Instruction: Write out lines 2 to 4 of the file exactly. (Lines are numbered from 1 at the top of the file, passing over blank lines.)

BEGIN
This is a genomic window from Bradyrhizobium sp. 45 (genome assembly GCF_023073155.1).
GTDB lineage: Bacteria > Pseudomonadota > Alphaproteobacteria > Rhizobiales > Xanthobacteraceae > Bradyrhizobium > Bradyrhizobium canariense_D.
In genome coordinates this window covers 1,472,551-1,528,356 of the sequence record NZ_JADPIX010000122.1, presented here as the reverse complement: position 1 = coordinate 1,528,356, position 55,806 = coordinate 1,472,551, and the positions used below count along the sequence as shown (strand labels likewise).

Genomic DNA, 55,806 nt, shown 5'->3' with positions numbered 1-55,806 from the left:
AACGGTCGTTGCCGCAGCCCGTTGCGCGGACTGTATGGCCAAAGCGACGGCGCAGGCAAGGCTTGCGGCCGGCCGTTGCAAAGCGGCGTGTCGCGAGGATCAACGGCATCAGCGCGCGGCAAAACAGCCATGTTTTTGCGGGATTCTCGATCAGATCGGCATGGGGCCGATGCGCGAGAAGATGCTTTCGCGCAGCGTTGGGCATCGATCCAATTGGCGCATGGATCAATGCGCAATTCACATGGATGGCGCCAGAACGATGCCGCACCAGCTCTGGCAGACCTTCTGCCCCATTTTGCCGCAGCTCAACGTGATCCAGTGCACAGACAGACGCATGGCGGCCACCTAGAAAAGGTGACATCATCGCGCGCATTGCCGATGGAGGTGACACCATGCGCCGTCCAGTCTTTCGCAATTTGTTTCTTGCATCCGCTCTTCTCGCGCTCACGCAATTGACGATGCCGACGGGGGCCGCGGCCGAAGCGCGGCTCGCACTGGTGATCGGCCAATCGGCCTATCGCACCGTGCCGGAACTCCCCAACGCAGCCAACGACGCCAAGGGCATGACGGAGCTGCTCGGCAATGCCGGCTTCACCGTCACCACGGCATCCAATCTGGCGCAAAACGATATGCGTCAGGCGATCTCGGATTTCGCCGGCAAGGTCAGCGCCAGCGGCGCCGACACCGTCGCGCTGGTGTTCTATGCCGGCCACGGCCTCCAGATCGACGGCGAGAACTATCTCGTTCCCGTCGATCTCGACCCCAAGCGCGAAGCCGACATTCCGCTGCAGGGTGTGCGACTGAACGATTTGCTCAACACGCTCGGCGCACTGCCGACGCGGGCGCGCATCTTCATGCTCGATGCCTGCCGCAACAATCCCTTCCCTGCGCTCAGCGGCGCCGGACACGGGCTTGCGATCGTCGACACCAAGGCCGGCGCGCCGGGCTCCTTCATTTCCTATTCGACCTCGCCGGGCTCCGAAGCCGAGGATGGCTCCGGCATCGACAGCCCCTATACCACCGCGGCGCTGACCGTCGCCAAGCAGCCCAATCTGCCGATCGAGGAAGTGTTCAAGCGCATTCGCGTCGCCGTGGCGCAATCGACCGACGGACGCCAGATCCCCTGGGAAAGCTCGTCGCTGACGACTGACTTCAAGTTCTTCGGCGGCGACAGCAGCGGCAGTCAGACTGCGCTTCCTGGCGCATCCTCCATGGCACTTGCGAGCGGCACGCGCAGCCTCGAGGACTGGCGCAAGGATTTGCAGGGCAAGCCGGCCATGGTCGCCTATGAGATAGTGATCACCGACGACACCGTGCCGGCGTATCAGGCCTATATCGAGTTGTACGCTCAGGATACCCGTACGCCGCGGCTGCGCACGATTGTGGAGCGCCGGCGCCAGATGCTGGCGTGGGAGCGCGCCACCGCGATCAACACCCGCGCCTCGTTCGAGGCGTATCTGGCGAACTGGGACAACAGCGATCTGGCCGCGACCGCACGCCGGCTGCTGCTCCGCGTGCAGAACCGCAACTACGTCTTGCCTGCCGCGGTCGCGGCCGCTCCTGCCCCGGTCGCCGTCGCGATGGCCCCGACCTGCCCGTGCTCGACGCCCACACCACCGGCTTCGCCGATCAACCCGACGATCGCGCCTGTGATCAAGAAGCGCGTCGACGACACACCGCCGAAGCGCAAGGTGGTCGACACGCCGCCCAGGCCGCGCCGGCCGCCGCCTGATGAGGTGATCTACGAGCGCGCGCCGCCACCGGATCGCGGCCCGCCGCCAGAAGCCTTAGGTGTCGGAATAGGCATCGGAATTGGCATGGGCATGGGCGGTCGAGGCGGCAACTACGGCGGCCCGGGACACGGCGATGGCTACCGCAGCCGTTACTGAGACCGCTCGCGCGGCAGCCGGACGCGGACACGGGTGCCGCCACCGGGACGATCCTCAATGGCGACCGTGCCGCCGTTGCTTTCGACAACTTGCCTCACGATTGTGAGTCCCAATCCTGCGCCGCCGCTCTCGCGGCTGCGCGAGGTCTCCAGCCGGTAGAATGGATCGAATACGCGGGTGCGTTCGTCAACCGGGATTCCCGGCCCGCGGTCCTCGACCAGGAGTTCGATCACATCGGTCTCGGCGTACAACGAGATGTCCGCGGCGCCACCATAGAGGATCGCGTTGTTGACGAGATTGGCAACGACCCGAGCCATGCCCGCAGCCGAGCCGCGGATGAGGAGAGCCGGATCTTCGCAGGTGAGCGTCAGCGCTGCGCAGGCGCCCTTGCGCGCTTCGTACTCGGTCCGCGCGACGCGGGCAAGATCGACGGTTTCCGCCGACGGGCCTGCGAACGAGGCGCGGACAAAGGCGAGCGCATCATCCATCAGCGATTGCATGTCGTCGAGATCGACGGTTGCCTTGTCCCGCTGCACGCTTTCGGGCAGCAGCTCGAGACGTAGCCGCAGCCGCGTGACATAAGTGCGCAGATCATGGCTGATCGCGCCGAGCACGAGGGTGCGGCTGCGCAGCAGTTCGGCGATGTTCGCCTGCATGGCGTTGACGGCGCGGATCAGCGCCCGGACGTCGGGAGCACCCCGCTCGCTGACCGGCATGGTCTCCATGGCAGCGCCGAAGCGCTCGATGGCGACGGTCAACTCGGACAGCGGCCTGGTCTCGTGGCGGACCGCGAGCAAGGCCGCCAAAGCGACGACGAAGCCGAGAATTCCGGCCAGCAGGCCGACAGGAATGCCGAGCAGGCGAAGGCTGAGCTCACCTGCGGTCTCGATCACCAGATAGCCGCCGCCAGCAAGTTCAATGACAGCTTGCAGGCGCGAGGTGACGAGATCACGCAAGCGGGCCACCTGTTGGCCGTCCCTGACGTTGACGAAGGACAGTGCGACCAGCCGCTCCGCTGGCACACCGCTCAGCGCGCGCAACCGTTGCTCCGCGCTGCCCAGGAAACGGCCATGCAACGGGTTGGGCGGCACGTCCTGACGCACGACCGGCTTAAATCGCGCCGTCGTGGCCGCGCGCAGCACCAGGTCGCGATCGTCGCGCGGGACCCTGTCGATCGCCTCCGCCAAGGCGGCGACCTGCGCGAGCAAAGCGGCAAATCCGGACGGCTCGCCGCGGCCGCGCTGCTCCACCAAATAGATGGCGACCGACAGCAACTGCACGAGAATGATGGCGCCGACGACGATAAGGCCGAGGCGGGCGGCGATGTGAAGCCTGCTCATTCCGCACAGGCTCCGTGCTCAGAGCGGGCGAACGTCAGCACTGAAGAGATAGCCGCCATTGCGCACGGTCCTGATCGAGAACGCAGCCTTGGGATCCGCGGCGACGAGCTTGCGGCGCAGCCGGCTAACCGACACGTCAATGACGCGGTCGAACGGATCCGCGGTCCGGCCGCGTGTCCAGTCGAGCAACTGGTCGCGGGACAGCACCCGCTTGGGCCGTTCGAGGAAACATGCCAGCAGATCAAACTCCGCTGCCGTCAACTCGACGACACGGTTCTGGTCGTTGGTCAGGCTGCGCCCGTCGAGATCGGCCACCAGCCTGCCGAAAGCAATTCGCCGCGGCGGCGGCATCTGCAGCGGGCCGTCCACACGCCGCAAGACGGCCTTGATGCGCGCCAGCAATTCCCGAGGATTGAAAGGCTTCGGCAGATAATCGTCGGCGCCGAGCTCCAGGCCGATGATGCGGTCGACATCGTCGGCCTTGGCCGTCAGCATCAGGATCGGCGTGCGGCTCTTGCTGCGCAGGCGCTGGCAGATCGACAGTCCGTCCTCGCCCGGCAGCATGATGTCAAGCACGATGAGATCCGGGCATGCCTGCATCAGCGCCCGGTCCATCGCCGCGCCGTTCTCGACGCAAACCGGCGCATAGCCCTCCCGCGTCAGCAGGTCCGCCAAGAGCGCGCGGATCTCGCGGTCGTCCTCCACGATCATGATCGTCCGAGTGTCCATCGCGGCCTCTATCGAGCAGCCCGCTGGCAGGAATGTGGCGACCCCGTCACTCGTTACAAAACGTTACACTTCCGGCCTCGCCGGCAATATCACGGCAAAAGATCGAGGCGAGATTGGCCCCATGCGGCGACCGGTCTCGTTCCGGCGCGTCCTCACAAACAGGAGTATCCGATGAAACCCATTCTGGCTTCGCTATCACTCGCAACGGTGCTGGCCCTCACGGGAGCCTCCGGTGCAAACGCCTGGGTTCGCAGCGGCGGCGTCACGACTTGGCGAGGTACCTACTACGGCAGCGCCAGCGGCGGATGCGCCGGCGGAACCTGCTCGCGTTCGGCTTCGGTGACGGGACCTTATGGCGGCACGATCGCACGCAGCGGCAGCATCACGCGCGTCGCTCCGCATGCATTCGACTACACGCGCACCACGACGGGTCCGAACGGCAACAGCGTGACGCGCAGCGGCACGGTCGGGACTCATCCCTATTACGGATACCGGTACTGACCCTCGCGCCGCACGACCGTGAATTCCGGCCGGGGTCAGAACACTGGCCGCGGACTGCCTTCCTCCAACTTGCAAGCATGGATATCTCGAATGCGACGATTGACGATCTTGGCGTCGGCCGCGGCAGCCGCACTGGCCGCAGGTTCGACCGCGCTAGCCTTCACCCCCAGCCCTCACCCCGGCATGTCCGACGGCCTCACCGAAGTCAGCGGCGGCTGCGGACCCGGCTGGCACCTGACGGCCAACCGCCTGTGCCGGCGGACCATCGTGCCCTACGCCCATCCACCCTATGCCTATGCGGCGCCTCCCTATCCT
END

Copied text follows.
GTDB lineage: Bacteria > Pseudomonadota > Alphaproteobacteria > Rhizobiales > Xanthobacteraceae > Bradyrhizobium > Bradyrhizobium canariense_D.
In genome coordinates this window covers 1,472,551-1,528,356 of the sequence record NZ_JADPIX010000122.1, presented here as the reverse complement: position 1 = coordinate 1,528,356, position 55,806 = coordinate 1,472,551, and the positions used below count along the sequence as shown (strand labels likewise).

Genomic DNA, 55,806 nt, shown 5'->3' with positions numbered 1-55,806 from the left: